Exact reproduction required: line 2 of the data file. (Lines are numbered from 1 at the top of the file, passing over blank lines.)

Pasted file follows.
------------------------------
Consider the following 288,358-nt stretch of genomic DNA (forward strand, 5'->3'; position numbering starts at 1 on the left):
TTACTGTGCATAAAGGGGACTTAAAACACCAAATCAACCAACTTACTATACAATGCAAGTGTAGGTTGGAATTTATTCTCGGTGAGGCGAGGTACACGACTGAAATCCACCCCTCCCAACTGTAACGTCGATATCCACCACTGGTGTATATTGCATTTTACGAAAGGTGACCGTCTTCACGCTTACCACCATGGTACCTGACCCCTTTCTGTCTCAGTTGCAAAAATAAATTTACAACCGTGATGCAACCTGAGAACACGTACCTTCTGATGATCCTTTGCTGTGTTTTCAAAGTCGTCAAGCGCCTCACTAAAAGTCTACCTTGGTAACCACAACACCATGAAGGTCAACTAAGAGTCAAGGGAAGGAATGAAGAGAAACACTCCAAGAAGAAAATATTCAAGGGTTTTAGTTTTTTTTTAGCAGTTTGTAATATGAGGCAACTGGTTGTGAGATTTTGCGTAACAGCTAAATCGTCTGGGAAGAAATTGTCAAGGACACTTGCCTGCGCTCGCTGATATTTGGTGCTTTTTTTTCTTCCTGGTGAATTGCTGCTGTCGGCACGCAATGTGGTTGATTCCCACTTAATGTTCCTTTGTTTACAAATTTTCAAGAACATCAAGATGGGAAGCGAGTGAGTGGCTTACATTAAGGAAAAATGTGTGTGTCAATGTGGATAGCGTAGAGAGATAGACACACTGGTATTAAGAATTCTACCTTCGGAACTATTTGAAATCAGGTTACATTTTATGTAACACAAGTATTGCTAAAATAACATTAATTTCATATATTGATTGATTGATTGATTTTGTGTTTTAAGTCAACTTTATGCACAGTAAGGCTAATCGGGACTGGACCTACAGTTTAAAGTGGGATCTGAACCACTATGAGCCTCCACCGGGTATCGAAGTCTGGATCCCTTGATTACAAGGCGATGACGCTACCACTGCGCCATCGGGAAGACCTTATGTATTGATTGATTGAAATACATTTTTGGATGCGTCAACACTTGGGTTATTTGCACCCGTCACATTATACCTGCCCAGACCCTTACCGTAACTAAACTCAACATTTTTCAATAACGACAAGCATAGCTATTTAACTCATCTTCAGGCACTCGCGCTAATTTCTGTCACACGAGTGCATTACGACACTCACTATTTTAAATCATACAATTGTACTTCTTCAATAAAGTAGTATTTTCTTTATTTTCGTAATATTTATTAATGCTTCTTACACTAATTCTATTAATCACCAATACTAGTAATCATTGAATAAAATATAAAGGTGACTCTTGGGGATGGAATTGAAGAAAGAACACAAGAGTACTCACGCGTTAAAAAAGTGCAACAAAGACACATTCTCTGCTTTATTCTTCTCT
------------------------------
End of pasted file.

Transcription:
TTACTGTGCATAAAGGGGACTTAAAACACCAAATCAACCAACTTACTATACAATGCAAGTGTAGGTTGGAATTTATTCTCGGTGAGGCGAGGTACACGACTGAAATCCACCCCTCCCAACTGTAACGTCGATATCCACCACTGGTGTATATTGCATTTTACGAAAGGTGACCGTCTTCACGCTTACCACCATGGTACCTGACCCCTTTCTGTCTCAGTTGCAAAAATAAATTTACAACCGTGATGCAACCTGAGAACACGTACCTTCTGATGATCCTTTGCTGTGTTTTCAAAGTCGTCAAGCGCCTCACTAAAAGTCTACCTTGGTAACCACAACACCATGAAGGTCAACTAAGAGTCAAGGGAAGGAATGAAGAGAAACACTCCAAGAAGAAAATATTCAAGGGTTTTAGTTTTTTTTTAGCAGTTTGTAATATGAGGCAACTGGTTGTGAGATTTTGCGTAACAGCTAAATCGTCTGGGAAGAAATTGTCAAGGACACTTGCCTGCGCTCGCTGATATTTGGTGCTTTTTTTTCTTCCTGGTGAATTGCTGCTGTCGGCACGCAATGTGGTTGATTCCCACTTAATGTTCCTTTGTTTACAAATTTTCAAGAACATCAAGATGGGAAGCGAGTGAGTGGCTTACATTAAGGAAAAATGTGTGTGTCAATGTGGATAGCGTAGAGAGATAGACACACTGGTATTAAGAATTCTACCTTCGGAACTATTTGAAATCAGGTTACATTTTATGTAACACAAGTATTGCTAAAATAACATTAATTTCATATATTGATTGATTGATTGATTTTGTGTTTTAAGTCAACTTTATGCACAGTAAGGCTAATCGGGACTGGACCTACAGTTTAAAGTGGGATCTGAACCACTATGAGCCTCCACCGGGTATCGAAGTCTGGATCCCTTGATTACAAGGCGATGACGCTACCACTGCGCCATCGGGAAGACCTTATGTATTGATTGATTGAAATACATTTTTGGATGCGTCAACACTTGGGTTATTTGCACCCGTCACATTATACCTGCCCAGACCCTTACCGTAACTAAACTCAACATTTTTCAATAACGACAAGCATAGCTATTTAACTCATCTTCAGGCACTCGCGCTAATTTCTGTCACACGAGTGCATTACGACACTCACTATTTTAAATCATACAATTGTACTTCTTCAATAAAGTAGTATTTTCTTTATTTTCGTAATATTTATTAATGCTTCTTACACTAATTCTATTAATCACCAATACTAGTAATCATTGAATAAAATATAAAGGTGACTCTTGGGGATGGAATTGAAGAAAGAACACAAGAGTACTCACGCGTTAAAAAAGTGCAACAAAGACACATTCTCTGCTTTATTCTTCTCT